More choice is good for consumers, bad for TSLA’s $
At the opposite end of the “same sausage, different length” ideology is Hyundai, which has introduced concepts and production cars offering visually different styling cues that could appeal to a wider audience – if only because it doesn’t like the IONIQ 5 (above). ) doesn’t necessarily mean you don’t like the IONIQ 6.
Similarly, the proliferation of viable EVs from non-Tesla manufacturers has brought more than just stylistic differences, but also functional ones. Even if we pretend that the Tesla Cybertruck (a mold-breaking concept if there ever was one) was a real thing you could buy today, it’s just not as practical or functional a work vehicle as the Ford F-150 Lightning, which has the benefit of compatibility with nearly every F-150 accessory on the market – from ladder racks to bed boxes, campers, lighting and more. This is it upper the benefits of being a real thing you can buy.
Volkswagen also sells its ID. Electric minivans buzz, while at the other end of the practicality spectrum, boutique brands like Pininfarina deliver on the promise of an electric hypercar. Meanwhile, Tesla’s efforts to get its Roadster 2.0 into production continue some five years after it was first revealed.
I think – and you may agree – that what Tesla needs to continue its rapid growth is not more of the same sausage, but expansion into more niches for the automotive industry. And those are the ones I think need to go after them.
Amazon has Rivian. Walmart has Canoo. Everyone else? Hate to break it to the $TSLA faithful, but there are hundreds of fleets out there with POs ready for Ford E-Transit and Mercedes E-Vito vans.
Tesla? Tesla doesn’t (that I know of) have anything like that in its product portfolio—and even if it did, the fact remains that the company is probably years away from entering this $990 billion global market.
Sporty and affordable off-road
Even if you could buy a brand new Tesla Cybertruck today, that doesn’t guarantee it will have the same mass appeal enjoyed by the Jeep Wrangler (above), Mercedes G-Wagen, or Ford Bronco. We’ll see.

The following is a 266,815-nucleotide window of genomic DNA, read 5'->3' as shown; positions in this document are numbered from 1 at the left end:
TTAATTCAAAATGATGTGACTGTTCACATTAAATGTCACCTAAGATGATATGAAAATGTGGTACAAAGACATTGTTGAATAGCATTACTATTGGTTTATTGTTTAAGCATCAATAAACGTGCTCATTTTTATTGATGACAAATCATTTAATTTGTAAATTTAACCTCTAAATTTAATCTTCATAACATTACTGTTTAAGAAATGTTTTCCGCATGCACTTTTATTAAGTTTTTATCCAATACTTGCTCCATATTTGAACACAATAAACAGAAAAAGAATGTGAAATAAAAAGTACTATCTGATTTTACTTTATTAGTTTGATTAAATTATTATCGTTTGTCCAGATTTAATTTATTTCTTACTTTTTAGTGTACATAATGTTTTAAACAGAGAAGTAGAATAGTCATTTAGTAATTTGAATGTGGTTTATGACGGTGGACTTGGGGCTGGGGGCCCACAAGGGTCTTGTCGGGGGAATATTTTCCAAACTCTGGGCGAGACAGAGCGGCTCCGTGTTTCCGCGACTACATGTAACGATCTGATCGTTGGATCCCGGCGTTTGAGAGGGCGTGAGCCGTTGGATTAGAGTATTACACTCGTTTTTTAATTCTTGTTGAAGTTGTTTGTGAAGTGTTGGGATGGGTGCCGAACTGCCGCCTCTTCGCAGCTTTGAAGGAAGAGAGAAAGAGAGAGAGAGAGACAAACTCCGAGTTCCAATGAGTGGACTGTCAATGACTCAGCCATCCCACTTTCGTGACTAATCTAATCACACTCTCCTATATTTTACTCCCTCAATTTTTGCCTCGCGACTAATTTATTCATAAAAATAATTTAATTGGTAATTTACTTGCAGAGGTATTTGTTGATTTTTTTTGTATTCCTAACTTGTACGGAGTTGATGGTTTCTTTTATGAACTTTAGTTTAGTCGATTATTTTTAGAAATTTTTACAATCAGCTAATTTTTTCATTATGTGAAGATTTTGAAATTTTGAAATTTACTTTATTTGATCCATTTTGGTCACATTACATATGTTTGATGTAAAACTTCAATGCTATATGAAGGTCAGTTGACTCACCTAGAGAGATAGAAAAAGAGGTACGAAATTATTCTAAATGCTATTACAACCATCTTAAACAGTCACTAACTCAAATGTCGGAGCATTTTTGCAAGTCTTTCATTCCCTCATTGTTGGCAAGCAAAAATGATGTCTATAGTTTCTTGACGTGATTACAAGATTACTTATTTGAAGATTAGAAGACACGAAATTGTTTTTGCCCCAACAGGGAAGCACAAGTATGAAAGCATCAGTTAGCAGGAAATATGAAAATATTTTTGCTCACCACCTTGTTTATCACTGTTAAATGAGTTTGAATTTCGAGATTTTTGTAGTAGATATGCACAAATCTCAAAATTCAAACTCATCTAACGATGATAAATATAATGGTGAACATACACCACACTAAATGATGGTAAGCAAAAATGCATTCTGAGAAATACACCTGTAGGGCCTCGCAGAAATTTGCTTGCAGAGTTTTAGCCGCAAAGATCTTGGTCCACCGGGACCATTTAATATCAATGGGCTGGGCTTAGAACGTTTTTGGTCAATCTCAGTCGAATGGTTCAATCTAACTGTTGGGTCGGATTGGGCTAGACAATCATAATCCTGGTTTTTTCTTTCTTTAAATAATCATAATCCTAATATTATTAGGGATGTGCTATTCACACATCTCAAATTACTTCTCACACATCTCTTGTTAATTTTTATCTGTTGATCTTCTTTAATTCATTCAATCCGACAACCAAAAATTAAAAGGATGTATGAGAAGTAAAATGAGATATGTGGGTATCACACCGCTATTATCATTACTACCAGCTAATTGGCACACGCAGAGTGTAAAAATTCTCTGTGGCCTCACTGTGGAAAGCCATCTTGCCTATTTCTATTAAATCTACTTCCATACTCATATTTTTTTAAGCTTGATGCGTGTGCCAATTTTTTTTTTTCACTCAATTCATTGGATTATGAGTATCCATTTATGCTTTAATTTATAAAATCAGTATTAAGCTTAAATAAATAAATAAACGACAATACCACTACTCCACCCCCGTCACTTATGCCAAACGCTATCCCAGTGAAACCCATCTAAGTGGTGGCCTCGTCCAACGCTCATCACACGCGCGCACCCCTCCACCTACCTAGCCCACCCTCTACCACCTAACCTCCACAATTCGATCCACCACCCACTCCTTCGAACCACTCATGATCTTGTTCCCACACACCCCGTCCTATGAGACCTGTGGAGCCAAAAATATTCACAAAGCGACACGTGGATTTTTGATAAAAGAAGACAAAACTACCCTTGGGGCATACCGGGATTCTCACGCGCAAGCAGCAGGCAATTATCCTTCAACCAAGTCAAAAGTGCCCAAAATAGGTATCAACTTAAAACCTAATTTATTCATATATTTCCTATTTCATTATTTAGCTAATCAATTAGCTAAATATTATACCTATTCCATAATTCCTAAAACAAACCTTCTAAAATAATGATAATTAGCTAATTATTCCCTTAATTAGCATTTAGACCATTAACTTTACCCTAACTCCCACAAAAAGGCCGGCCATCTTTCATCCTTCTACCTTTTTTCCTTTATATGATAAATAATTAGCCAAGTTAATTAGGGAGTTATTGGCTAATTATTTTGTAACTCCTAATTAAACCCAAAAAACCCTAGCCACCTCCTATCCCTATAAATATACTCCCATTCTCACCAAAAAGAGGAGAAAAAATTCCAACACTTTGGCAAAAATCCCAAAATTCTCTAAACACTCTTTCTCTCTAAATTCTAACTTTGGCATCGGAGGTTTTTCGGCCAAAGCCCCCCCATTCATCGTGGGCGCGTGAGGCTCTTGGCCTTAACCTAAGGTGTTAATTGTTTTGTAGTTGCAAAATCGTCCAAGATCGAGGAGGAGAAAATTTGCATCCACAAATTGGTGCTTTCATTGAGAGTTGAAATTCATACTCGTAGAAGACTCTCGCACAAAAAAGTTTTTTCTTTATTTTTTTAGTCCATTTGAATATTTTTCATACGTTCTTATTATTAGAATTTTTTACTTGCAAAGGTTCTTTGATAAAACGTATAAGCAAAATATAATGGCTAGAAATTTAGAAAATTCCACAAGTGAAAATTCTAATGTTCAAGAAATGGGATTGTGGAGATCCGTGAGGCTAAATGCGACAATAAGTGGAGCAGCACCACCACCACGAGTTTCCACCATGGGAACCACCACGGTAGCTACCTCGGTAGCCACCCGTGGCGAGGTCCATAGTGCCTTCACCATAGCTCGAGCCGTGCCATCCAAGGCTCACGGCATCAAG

A redesigned Model Y with some lift and all-terrain tires, with slightly more angular styling and a $40,000 (ish) price tag could usher in Tesla’s comeback. on the shopping lists of people who don’t want something that fits exactly like the current Tesla Model Y.
Tesla for $25,000
It’s worth noting that Benni and I strongly disagree on this. I don’t think a low-cost Tesla is a good fit for a brand that has become known for commanding the highest margins in the business — and low-cost, almost by definition, means low margins.
That said, if a brand-conscious buyer found himself buying a $25,000 Chevy Bolt, Nissan LEAF, and Tesla Model C, I think he’d choose the Tesla every time—even if it didn’t offer the range or practicality (read: seats) of one of the other two offers. Think Honda CRX instead of Honda Civic and you’ll get where I’m going.
But that is not all…
Tesla is winning the future, despite what sometimes looks like a deliberate effort by its Technoking to derail the whole thing. Still, it will take more than new models to capture and beat the likes of Toyota, GM and Honda (which have historically turned late entry into a given market into a tactical advantage).
If you’re interested, come back to the second half of this particular rant where I’ll argue that what Tesla really needs to succeed… is a sales agency.